O Canada: Smaller Canadian carriers see chance to seize US market share amid pandemic shake-up
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The Canadian border will reopen to vaccinated American travelers on Aug. 9 for the first time since the start of the COVID-19 pandemic.
“With rising vaccination rates and fewer cases in Canada, we can begin to safely ease border measures,” Canada’s Minister of Health Patty Hajdu said in a statement.
The U.S. border, meanwhile, remains largely closed to visitors.
The partial reopening creates some of the first good news for Canada’s struggling airline industry in more than two years.
As the border closed last spring and Canadian air traffic plummeted — falling to as few as 2,768 daily passengers at the country’s eight biggest airports in 2020, down from normal daily volumes of 160,000 to 180,000 in 2019 — the Canadian airline industry was thrown into disarray.
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Even with a recovery underway and vaccination increasing in Canada, air passenger numbers have remained low. Each day in July has seen passenger counts at the eight major airports between 36,000 and 56,000, while in 2019 between 170,000 and 190,000 passengers could be expected on a normal day.
But in the eyes of two Canadian airlines, the near-collapse of air travel has created a new opportunity to grab a share of the lucrative Canada-U.S. air market.
Porter Airlines, a Canadian boutique carrier, plans to restart travel on Sept. 8 after almost 18 months on the ground due to the pandemic. Nine days later, the airline will resume service to destinations in the U.S., including Boston, Chicago, New York and Washington, D.C.
“While deciding to suspend our service was the most difficult business decision we’ve made, announcing a restart of flights is the first step in a recovery process that includes recalling hundreds of team members and welcoming back passengers,” CEO Michael Deluce said in a statement.
The carrier sees a unique opportunity to expand beyond its pre-pandemic network, which it operated with a fleet of 29 DeHavilland Dash 8-400 turboprop aircraft.
Last week, Porter announced it had placed a firm order for 30 Embraer E195-E2 aircraft. Porter will be the North American launch customer for the E2, the new generation of the Brazilian planemaker’s successful regional jet. The airline has an option for 50 more jets.
The order, which will double Porter’s fleet, will allow the airline to expand throughout the U.S., and potentially even to Mexico and the Caribbean. The first delivery is scheduled for the second half of 2022.
“This is a defining moment in Porter’s history,” Deluce said in a statement announcing the order. “Today we lay the foundation for a new and further reaching service for our customers.”
While Porter and Embraer did not reveal pricing, Deluce suggested that, like United Airlines with Boeing and Airbus, Porter was able to secure a favorable deal with Embraer as a result of the pandemic’s effect on the new aircraft market.
“The pandemic created opportunities on acquisition that were not available before,” Deluce told Reuters in an interview. “We were looking at various growth plans, but I think the specifics really emerged during the pandemic.”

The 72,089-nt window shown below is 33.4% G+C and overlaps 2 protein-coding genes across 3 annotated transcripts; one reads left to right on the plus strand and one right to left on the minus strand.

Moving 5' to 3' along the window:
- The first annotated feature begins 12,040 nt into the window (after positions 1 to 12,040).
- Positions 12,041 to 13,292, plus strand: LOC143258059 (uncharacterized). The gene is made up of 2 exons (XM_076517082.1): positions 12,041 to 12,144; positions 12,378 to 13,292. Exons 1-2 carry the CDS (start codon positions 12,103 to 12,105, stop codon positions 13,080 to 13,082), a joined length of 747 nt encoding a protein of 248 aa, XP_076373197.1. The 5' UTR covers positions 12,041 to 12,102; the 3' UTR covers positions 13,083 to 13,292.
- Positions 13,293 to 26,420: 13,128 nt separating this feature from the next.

Another small Canadian carrier, meanwhile, also sees an opportunity to grow as Canadian air travel returns.
Flair Airlines, an ultra low-cost carrier based in Edmonton, Alberta, announced plans earlier this month to launch its own cross-border service into the United States.
Flair plans to begin U.S. flights on Oct. 31 with service to six cities: Fort Lauderdale (FLL), Orlando Sanford (SFB), Phoenix-Mesa (AZA), Hollywood Burbank (BUR), Palm Springs, California (PSP), and Las Vegas (LAS).
Although the airline is primarily targeting Canadian passengers looking to escape to warm weather destinations during winter, the airline will also be able to capitalize on American travelers venturing north.
The airline believes now, with the market in a state of relative flux, is an ideal time to launch the U.S. expansion, CEO Stephen Jones told TPG in an interview.
“We do think that there is a great opportunity,” Jones said. “As demand comes back, we expect that the price-sensitive leisure segment will be the strongest and earliest to return, and that’s really our core target market.”
Jones previously led European ultra low-cost carrier Wizz Air.
However, this won’t be Flair’s first effort to fly south of the border.
Flair tried to launch a U.S. gambit before under different leadership, but was unable to make money on the flights. It suspended many of the routes with short notice in early 2019.
But Jones thinks that this time will be different.
“We certainly took some lessons from the previous efforts of the company,” he said. “But this isn’t rocket science. It’s about flying people where they want to go. There’s an incredible demand. It’s all about execution.”
The airline plans to compete strictly on price, undercutting established Air Canada and U.S. carriers.
With the border announcement, meanwhile, the legacy carriers are eager to reclaim the market they’ve held in the past.
Both United Airlines and Air Canada — which are both Star Alliance members — announced increased U.S.-Canada flights coinciding with the reopening.
So while Porter and Flair see an opportunity, the market will not be an easy one. Or as Deluce told Reuters: “It certainly will be highly competitive.”
Featured photo courtesy of Porter Airlines.
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